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May 25, 2009

Dear People,

Two things this month--a visit to the Tar Sands in Alberta, and new stories from Russian colleagues about ongoing effects of Chernobyl--stoke my impatience with current debates on energy. I'm sick of strategies that don't center on efficiency and lifestyle changes. I want to puncture the delusion that nuclear power or fossil fuels have a place in our plans for a decent, sustainable world.

I first heard about the Tar Sands from Clayton Thomas-Muller, a young campaigner for the Indigenous Environmental Network, when he spoke at Bioneers in 2006. His words and pictures so riveted my attention that when an invitation came the next year to a conference on Ecology and the Helping Professions at the University of Calgary, I accepted with the idea of going on from there to see for myself what he had described. My plans for Alberta in May 2009 soon included talks and workshops in Edmonton and Banff, and the company of my Canadian-born friend Jennifer Berezan to enrich the events with her fabulous singing. Jennifer and I used our honoraria for the Edmonton event to fly, with my assistant Anne, North to the Tar Sands.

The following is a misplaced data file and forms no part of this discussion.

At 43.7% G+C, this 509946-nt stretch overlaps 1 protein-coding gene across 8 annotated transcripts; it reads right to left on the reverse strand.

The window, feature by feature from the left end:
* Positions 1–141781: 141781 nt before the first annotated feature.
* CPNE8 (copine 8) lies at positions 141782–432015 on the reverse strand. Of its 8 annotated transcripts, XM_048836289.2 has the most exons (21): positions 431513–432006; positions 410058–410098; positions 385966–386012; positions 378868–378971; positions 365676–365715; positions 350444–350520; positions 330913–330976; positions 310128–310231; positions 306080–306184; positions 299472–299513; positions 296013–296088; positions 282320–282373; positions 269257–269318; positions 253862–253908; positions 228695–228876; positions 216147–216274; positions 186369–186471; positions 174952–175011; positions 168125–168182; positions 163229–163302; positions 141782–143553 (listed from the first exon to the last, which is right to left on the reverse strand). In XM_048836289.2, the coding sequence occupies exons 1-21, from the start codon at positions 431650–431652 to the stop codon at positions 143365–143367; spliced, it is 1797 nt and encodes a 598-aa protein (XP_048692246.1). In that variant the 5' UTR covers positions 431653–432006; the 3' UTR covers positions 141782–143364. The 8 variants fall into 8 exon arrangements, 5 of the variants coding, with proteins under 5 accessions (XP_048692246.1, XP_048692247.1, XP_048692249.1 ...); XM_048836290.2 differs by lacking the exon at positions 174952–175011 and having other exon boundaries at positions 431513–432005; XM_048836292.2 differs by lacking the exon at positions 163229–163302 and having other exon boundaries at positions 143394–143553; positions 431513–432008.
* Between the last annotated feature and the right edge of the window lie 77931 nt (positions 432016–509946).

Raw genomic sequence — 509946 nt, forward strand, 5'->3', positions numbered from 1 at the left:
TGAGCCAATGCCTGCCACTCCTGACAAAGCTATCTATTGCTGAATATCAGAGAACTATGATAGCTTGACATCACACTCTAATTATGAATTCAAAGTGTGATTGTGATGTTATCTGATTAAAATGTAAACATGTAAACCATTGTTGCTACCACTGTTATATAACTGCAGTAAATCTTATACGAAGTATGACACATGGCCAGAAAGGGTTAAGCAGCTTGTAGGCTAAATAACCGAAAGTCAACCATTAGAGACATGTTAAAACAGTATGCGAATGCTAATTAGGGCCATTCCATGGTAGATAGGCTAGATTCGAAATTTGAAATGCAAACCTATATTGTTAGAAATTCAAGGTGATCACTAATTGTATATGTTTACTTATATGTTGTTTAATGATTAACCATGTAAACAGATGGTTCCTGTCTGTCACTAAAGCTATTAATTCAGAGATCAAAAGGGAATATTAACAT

Upon landing at Fort McMurray, an overgrown frontier town now nicknamed Fort McMoney, we hired a little 5-seater plane. For an hour and a half we flew low over a landscape from hell. I'd seen photos of it (some good ones in an article aptly named "Scraping Bottom" in the March '09 issue of the National Geographic: http://ngm.nationalgeographic.com/2009/03/canadian-oil-sands/kunzig-text), but I wanted to bear witness with my own eyes.

Click for large image Click for large image
Here, under the boreal forest that stretches across northern Canada, lie vast deposits of bitumen--an almost rock-hard tar mixed with sand, clay and heavy minerals. It is now being separated, extracted and up-graded to synthetic crude oil at a rate of some 3 million barrels a day, and almost two thirds must go to the U.S. (A clause in the North American Free Trade Agreement or NAFTA forces Canada to continue delivering to the U.S.60% of its crude from the Tar Sands, regardless of any changes Canada may want to make to protect its land and people.) Ranked as the world's largest oil deposit after Saudi Arabia (bigger than Iran or Russia) and the site of the world's largest construction project, it covers an area the size of Florida, and virtually every oil company around the world has staked a claim.